12.8.20 will be the 40th anniversary of John Lennon‘s murder. I’ve written about this four or five times, but how can I ignore the 40th? How can I not go there?

I was in London, waking up on a couch in Stockwell, when I heard the news. I was there to do a Gentleman’s Quarterly interview with Peter O’Toole, whose career-reviving performance in The Stunt Man was one of the hot topics of filmdom. (I wound up doing it a couple of days later in the basement of “Shady Old Lady”, O’Toole’s Hampstead home at 98 Heath Street.)

So I was crashing with a couple of ladies I knew through a journalist friend, and the first thing I heard in the early morning light (maybe 6 or 6:30 am) was “Jeff, wake up…you need to hear this.” And then the radio came on.

Being in London that morning made me feel vaguely closer to the Lennon legacy. Somewhat. Even though Lennon had been a U.S. resident for eight-plus years. I felt gutslammed like everyone else, but I didn’t choke up for another few hours. That evening in fact. After a couple of pints. Alcohol does that.

My stoic younger brother wept, according to my mother. He visited my parents’ home (45 Seir Hill Road, Wilton, CT) the following day to talk it over, and it all leaked out. The poor guy didn’t wind up living what anyone would call a driven or a bountiful or even a somewhat happy life. He passed from an accidental Oxycontin and alcohol overdose in October 2009.

If I’d been in the States I doubt I would’ve heard the news from Howard Cosell on Monday Night Football. I’ve never watched football games, ever, for any reason. And I never will.

Many rock stars had died of drugs and fast living in the ’70s (Hendrix, Morrison, Joplin), but Lennon’s murder was the first big twentysomething and thirtysomething boomer tragedy — an event that throttled the big media world, and which made everyone who’d ever learned Beatle harmonies feel suddenly slugged in the heart, not in a sharply painful romantic breakup way but in a slightly older person’s (certainly not a younger person’s) way…a terrible weight of the world thing…an awful sense of vulnerability and the jabbings of a harsh and cruel world.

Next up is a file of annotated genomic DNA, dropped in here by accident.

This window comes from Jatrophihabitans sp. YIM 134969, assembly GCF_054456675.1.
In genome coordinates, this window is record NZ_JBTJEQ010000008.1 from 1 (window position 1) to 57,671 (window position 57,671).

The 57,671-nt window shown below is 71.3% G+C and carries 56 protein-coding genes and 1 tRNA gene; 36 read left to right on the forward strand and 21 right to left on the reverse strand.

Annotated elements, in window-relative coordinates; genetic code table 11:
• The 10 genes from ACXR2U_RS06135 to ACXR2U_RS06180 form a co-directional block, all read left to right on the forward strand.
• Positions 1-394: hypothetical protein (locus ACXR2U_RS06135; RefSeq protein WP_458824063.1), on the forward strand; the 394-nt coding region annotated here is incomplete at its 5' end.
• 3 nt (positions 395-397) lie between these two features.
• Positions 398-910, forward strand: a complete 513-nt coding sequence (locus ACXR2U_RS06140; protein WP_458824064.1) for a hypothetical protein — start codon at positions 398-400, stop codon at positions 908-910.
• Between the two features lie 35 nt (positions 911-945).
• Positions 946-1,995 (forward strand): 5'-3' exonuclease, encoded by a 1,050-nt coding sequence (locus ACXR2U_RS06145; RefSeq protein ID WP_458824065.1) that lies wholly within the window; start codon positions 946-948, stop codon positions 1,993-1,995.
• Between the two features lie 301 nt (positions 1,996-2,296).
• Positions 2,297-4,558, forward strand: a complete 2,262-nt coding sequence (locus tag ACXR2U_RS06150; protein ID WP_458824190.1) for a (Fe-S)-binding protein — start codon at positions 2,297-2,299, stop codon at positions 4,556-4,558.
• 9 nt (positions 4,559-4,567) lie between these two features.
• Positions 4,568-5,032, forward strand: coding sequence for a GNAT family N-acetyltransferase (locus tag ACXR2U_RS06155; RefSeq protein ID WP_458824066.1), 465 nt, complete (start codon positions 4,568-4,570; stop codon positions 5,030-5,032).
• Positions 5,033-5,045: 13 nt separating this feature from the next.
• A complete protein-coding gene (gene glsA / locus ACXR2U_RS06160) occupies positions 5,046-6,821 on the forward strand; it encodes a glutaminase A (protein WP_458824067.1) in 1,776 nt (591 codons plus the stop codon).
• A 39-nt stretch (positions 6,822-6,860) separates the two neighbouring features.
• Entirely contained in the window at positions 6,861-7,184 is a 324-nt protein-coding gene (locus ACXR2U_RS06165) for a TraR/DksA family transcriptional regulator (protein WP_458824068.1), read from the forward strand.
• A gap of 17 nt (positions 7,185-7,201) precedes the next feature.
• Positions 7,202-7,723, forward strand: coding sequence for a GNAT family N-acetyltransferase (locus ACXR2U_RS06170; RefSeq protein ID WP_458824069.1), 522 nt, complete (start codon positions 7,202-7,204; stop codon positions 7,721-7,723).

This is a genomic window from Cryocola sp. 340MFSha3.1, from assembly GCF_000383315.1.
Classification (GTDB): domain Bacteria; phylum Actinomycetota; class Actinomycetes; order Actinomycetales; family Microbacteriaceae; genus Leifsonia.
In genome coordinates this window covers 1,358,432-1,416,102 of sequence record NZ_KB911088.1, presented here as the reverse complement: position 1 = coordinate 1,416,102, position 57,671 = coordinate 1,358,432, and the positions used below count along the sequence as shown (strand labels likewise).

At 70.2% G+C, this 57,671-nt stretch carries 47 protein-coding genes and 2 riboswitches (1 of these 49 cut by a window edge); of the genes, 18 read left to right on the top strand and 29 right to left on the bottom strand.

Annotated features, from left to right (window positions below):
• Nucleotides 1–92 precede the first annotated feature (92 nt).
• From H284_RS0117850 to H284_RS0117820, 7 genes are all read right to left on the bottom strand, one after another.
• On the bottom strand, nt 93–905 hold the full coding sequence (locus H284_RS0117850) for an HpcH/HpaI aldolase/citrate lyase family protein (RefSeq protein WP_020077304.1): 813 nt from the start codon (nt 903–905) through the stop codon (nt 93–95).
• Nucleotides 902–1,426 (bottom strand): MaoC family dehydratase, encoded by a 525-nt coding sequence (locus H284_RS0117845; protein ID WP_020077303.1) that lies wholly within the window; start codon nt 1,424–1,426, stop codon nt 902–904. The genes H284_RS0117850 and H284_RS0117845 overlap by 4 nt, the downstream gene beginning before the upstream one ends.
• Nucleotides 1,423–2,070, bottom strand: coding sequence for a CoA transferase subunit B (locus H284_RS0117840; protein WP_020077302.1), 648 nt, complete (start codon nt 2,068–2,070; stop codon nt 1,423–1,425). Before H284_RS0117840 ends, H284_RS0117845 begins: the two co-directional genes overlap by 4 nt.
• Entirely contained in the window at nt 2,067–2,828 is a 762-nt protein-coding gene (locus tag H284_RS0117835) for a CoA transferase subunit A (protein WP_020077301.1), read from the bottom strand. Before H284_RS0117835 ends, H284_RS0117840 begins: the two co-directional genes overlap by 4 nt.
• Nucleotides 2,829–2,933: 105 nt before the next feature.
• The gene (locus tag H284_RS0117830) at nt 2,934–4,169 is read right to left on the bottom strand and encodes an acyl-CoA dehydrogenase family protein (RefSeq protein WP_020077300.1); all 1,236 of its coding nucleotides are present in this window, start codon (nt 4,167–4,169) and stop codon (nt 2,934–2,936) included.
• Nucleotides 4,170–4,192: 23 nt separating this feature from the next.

In the obsessively warped mind of Mark David Chapman, Lennon was killed for having betrayed his destiny as a kind of spiritual leader and torch-bearer, which he arguably was from ’64 through ’70 (the end of the dream coming with the release of Plastic Ono Band).

He was therefore assassinated, in Chapman’s mind, for the crime of having withdrawn from the hubbub and become a retiring house husband in the Dakota…just another pampered rich guy whom Holden Caulfield would have strongly disapproved.

YouTube guy: “I was watching that night. Never in a million years would I have imagined that John Lennon would be murdered, and that I would learn of his death from Howard Cosell on Monday Night Football. Like millions of fans, I burst into tears. I felt like I’d personally been robbed of most of my childhood. Of course I grieved for his family, but I was a member of John Lennon’s larger family, which was the whole world.”

HE comments upon 35th anniversary of Lennon’s murder.